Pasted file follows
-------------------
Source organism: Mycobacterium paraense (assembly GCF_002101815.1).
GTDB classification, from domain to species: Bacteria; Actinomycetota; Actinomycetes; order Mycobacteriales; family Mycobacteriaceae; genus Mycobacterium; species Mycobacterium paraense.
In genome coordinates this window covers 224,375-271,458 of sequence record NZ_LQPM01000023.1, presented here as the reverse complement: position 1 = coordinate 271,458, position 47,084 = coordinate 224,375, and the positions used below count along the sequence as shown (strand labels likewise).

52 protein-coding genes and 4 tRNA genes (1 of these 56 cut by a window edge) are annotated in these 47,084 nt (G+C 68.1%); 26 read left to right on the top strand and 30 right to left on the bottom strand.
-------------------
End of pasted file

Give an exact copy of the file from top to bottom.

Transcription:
Source organism: Mycobacterium paraense (assembly GCF_002101815.1).
GTDB classification, from domain to species: Bacteria; Actinomycetota; Actinomycetes; order Mycobacteriales; family Mycobacteriaceae; genus Mycobacterium; species Mycobacterium paraense.
In genome coordinates this window covers 224,375-271,458 of sequence record NZ_LQPM01000023.1, presented here as the reverse complement: position 1 = coordinate 271,458, position 47,084 = coordinate 224,375, and the positions used below count along the sequence as shown (strand labels likewise).

52 protein-coding genes and 4 tRNA genes (1 of these 56 cut by a window edge) are annotated in these 47,084 nt (G+C 68.1%); 26 read left to right on the top strand and 30 right to left on the bottom strand.